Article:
guinness stout ginger cake

guinness stout ginger cake

This is not a cake for the faint of heart. No, this stout ginger cake is bold, serious, intense, brooding. Yes, brooding. A cake can brood; this one does. Trust me. And if you’re the kind of person who only likes yellow cake (not that there’s anything wrong with that, I love yellow cake myself) then this might give you pause. Because this is a cake for those who like their sweets scaled back. It balances bitter notes with the spices, and adds a doze of restrained (we like our sweets restrained), mature sweetness. It’s complex, yet comforting; dark, yet not heavy and, unlike its last year cousin which goes much better with tea, this Guinness ginger cake is the perfect candidate for your Christmas morning coffee, making it a perfect accompaniment to opening presents. Besides, if you make it the over Christmas eve, you’re in luck–the cake tastes better the day after you make it. And who doesn’t love a make-ahead cake?

guinness stout ginger cakemise. i heart mise.
guinness stout ginger cakeguinness stout ginger cake

This cake comes courtesy of Claudia Fleming, she of “The Last Course” fame, formerly of the Gramercy Tavern, and currently of The North Fork Table and Inn where she signed the her book for me while I stared at her in muted star-struck awe.

guinness stout ginger cakeguinness stout ginger cake

My coworkers proclaimed that this cake tasted like Christmas, my thoughts exactly, but don’t take it from this Hannukah-loyal (Christmas-jealous) household. They would know better than I. They’re a good and kind bunch at the office, dutifully consuming whatever baked good I bring from home; always, always an eager audience. They even didn’t mind that I brought them the “ugly” cousin of this cake because I got a little over-zealous with flouring my bundt, and what came out as a result was white-spot studded ginger cake. [Fun tip: instead of dusting the bundt pan with flour, use unsweetened cocoa powder instead!]

guinness stout ginger cake

Which would have been fine had I not been making this for the Bon Appetit magazine bake-off party where the Bon Appetit Editor-in-Chief Barbara Fairchild and the one and only Francois Payard were two of the judges. At eleven o’clock at night, take two of the cake commenced and this time I was much smarter – instead of sprinkling the pan with flour, I used unsweetened cocoa powder thus avoiding any chances of white spots. Take two – great success. Take one was gleefully consumed by a new and very lovely friend Alice of Savory Sweet Life (have you seen her blog and stunning pictures?) and her husband Rob as well as my office mates.

guinness stout ginger cake

And here we are less than two weeks away from Christmas, in the throes of Hannukah frenetically shopping for our nearest and dearest, planning our holiday parties, preparing for our vacations (Hello, Dominican Republic and that teeny tiny bikini!) that any cake that’s a cinch to make, tastes better the next day, and has the quiet sophistication of a navy cashmere sweater, has a gold star in my book. Serve with a poached pear compote and unsweetened whipped cream for a special holiday dessert, or just eat it plain accompanied by a cup of coffee. Because if there’s one thing we don’t get enough of this time of year, it’s that quiet moment at the table with coffee, a good book and some comforting, holiday-worthy cake. So let us eat cake, and let us be still for a moment – we’ve definitely earned it.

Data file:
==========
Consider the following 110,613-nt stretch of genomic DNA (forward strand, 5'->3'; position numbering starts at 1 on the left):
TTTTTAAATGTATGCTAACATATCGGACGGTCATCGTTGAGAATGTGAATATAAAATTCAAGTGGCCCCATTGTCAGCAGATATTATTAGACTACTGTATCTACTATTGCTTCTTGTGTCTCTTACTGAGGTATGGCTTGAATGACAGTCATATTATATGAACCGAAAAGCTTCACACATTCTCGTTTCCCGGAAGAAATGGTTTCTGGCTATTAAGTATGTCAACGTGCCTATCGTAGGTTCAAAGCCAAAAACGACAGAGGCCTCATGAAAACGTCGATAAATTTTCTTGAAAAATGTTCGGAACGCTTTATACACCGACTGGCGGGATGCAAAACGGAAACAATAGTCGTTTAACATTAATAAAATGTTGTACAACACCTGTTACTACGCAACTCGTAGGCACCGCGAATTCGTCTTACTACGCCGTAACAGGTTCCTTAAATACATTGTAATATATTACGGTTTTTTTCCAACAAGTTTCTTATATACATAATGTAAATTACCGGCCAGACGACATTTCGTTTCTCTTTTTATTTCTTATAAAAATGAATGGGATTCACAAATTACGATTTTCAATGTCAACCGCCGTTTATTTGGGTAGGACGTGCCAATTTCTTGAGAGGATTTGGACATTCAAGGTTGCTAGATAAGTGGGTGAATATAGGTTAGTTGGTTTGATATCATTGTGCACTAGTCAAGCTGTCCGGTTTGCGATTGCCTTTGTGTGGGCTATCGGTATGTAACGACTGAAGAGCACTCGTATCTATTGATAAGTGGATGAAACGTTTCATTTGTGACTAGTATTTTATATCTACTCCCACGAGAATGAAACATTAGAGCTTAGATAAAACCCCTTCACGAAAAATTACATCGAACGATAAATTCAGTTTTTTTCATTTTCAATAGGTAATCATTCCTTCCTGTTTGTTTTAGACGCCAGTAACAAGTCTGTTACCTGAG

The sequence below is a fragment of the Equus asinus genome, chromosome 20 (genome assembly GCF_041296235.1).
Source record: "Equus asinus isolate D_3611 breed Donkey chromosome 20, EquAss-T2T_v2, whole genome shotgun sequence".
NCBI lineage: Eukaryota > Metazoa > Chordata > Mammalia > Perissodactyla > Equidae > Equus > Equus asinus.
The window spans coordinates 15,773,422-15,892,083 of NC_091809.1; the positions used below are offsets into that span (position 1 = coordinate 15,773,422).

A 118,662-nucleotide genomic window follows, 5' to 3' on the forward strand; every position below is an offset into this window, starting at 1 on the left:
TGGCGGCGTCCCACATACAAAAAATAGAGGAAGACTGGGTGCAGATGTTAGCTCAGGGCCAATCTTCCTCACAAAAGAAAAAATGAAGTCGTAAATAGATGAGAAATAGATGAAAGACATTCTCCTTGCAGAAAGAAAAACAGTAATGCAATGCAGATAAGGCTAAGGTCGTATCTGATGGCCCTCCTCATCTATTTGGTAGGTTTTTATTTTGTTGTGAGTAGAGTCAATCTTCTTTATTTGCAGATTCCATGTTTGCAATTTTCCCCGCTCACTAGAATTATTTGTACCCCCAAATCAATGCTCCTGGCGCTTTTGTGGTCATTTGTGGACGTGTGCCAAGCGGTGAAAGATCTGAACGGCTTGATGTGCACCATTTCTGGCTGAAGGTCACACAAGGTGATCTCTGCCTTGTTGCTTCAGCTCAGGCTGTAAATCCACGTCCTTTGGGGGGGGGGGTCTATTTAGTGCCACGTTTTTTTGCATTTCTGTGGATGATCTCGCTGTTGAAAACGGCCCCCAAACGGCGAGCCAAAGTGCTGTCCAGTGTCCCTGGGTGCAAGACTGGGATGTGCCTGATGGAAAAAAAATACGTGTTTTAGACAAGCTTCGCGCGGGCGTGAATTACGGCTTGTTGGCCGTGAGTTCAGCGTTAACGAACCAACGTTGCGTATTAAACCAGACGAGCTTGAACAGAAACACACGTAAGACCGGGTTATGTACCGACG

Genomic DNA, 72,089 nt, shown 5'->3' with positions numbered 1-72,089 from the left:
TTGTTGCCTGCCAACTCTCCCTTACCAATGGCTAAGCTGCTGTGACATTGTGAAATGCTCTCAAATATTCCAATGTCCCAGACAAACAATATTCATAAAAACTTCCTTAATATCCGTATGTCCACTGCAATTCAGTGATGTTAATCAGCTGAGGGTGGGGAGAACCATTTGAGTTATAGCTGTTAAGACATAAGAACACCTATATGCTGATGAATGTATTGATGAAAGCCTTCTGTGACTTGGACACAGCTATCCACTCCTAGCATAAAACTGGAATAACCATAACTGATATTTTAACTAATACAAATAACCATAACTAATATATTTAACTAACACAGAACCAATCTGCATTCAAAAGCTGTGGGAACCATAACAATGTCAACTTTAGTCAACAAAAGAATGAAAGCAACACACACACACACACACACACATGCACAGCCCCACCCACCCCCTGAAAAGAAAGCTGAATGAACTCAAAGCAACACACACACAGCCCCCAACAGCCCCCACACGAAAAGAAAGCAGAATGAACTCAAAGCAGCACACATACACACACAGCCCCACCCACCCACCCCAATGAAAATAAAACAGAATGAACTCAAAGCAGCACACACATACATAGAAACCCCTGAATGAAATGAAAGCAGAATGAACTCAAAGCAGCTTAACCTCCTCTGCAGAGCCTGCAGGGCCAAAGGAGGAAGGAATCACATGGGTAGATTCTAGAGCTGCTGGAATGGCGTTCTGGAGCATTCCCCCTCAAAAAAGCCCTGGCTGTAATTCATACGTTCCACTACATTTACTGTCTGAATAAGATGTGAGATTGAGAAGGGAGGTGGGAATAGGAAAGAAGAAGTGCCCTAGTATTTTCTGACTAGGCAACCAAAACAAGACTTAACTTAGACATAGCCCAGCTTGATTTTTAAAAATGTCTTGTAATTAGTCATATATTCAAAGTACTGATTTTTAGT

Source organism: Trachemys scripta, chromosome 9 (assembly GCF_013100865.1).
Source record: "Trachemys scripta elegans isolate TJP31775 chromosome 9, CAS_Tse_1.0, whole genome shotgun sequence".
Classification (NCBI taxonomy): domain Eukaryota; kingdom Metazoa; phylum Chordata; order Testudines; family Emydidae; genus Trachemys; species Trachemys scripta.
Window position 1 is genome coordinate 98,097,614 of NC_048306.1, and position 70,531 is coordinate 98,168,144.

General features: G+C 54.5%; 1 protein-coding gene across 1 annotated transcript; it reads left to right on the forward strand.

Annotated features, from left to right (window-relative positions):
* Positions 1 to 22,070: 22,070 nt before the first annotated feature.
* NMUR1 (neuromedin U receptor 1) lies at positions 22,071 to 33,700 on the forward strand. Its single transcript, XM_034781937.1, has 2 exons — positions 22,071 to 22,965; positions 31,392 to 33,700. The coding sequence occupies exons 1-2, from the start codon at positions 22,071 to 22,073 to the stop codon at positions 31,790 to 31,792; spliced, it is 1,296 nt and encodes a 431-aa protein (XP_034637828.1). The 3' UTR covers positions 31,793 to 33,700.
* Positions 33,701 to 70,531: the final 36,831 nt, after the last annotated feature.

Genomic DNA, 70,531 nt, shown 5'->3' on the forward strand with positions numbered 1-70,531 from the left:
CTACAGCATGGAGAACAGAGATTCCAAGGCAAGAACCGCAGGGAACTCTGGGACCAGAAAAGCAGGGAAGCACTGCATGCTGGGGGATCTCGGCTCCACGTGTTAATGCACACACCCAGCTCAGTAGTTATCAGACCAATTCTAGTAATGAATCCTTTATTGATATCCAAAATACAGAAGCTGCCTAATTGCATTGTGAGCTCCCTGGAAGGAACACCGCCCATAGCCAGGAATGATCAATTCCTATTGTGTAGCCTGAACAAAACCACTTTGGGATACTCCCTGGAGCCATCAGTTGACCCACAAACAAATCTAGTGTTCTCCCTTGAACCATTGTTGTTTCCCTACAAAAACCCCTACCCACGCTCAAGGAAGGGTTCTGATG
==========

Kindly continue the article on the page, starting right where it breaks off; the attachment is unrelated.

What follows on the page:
P.S. I like to serve this cake with this poached pear compote!

guinness stout ginger cake

guinness stout ginger cake

Guinness Stout Ginger Cake
Adapted from The Last Supper, by Claudia Fleming (with Melissa Clark)

1 cup (240 ml) stout beer, such as Guinness
1 cup (240 ml) unsulfured molasses
1 1/2 teaspoons baking soda
3 large eggs, at room temperature
1/2 cup (100 g) granulated sugar
1/2 cup (110 g) firmly packed dark brown sugar
3/4 cup (180 ml) grapeseed or vegetable oil
2 cups (250 g) all-purpose flour
2 tablespoons ground ginger
1 1/2 teaspoons baking powder
3/4 teaspoon ground cinnamon
1/4 teaspoon ground cloves
1/4 teaspoon freshly grated nutmeg
1/8 teaspoon ground cardamom
1 tablespoon grated, peeled fresh ginger

Preheat the oven to 350°F (177°C). Butter a 7×5-inch (18 by 13 cm) loaf pan, line the bottom and sides with parchment, and grease the parchment. Alternatively, butter and flour a 6-cup (1.4 liter) Bundt pan.

In a large saucepan set over high heat, combine the stout and molasses and bring to a boil. Turn off the heat and add the baking soda. Allow to sit until the foam dissipates.

Meanwhile, in a bowl, whisk together the eggs and both sugars. Whisk in the oil.

In a separate bowl, whisk together the flour, ground ginger, baking powder, cinnamon, cloves, nutmeg, and cardamom.

Combine the stout mixture, then whisk this liquid into the flour mixture, half at a time. Add the fresh ginger and stir to combine.

Pour the batter into the loaf pan and bake for 1 hour, or until the top springs back when gently pressed. Do not open the oven until the gingerbread is almost done or the center may fall slightly. Transfer to a wire rack to cool. Serve with the poached pear compote and unsweetened whipped cream.

Serves 8.


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